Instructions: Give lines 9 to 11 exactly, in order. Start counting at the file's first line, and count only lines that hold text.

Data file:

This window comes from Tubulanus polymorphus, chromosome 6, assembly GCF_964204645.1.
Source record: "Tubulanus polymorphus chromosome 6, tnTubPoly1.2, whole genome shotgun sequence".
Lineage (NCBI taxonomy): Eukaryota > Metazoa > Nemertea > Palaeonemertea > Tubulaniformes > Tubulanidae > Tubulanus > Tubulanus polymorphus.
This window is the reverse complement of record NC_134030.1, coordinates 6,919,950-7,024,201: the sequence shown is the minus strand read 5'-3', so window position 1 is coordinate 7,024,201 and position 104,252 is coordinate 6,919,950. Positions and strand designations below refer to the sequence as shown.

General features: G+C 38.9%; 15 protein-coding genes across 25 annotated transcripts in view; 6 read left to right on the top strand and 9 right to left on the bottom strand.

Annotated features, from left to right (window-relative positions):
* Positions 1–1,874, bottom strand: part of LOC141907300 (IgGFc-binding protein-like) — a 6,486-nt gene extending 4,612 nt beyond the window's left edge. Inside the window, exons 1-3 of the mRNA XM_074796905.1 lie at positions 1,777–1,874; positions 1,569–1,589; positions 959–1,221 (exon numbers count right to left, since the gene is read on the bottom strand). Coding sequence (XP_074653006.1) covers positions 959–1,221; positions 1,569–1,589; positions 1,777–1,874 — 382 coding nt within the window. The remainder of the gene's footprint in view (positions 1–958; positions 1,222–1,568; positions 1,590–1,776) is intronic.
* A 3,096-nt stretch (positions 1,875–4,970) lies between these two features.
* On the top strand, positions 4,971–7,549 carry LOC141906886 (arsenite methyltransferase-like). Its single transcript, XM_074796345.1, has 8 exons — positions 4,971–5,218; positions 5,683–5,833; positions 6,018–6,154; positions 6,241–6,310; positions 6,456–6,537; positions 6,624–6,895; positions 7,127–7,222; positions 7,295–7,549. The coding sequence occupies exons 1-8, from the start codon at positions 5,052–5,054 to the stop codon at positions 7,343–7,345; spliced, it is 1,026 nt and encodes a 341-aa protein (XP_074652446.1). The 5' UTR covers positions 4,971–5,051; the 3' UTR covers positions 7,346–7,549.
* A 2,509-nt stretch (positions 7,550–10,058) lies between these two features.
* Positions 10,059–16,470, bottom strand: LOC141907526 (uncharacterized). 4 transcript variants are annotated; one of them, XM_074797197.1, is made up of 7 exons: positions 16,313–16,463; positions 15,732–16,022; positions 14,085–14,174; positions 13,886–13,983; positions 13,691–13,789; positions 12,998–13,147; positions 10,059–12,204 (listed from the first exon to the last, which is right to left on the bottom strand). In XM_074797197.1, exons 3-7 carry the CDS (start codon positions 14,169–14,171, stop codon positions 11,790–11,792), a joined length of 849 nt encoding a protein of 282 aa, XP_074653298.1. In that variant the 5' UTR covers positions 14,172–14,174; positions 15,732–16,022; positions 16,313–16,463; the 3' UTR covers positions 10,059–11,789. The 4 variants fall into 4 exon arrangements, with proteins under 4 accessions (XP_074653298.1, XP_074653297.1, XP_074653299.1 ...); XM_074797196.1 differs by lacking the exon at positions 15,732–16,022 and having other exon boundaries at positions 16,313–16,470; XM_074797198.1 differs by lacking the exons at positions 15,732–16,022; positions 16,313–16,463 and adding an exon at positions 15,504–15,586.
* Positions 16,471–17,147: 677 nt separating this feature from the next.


* On the top strand, positions 4,971–7,549 carry LOC141906886 (arsenite methyltransferase-like). Its single transcript, XM_074796345.1, has 8 exons — positions 4,971–5,218; positions 5,683–5,833; positions 6,018–6,154; positions 6,241–6,310; positions 6,456–6,537; positions 6,624–6,895; positions 7,127–7,222; positions 7,295–7,549. The coding sequence occupies exons 1-8, from the start codon at positions 5,052–5,054 to the stop codon at positions 7,343–7,345; spliced, it is 1,026 nt and encodes a 341-aa protein (XP_074652446.1). The 5' UTR covers positions 4,971–5,051; the 3' UTR covers positions 7,346–7,549.
* A 2,509-nt stretch (positions 7,550–10,058) lies between these two features.
* Positions 10,059–16,470, bottom strand: LOC141907526 (uncharacterized). 4 transcript variants are annotated; one of them, XM_074797197.1, is made up of 7 exons: positions 16,313–16,463; positions 15,732–16,022; positions 14,085–14,174; positions 13,886–13,983; positions 13,691–13,789; positions 12,998–13,147; positions 10,059–12,204 (listed from the first exon to the last, which is right to left on the bottom strand). In XM_074797197.1, exons 3-7 carry the CDS (start codon positions 14,169–14,171, stop codon positions 11,790–11,792), a joined length of 849 nt encoding a protein of 282 aa, XP_074653298.1. In that variant the 5' UTR covers positions 14,172–14,174; positions 15,732–16,022; positions 16,313–16,463; the 3' UTR covers positions 10,059–11,789. The 4 variants fall into 4 exon arrangements, with proteins under 4 accessions (XP_074653298.1, XP_074653297.1, XP_074653299.1 ...); XM_074797196.1 differs by lacking the exon at positions 15,732–16,022 and having other exon boundaries at positions 16,313–16,470; XM_074797198.1 differs by lacking the exons at positions 15,732–16,022; positions 16,313–16,463 and adding an exon at positions 15,504–15,586.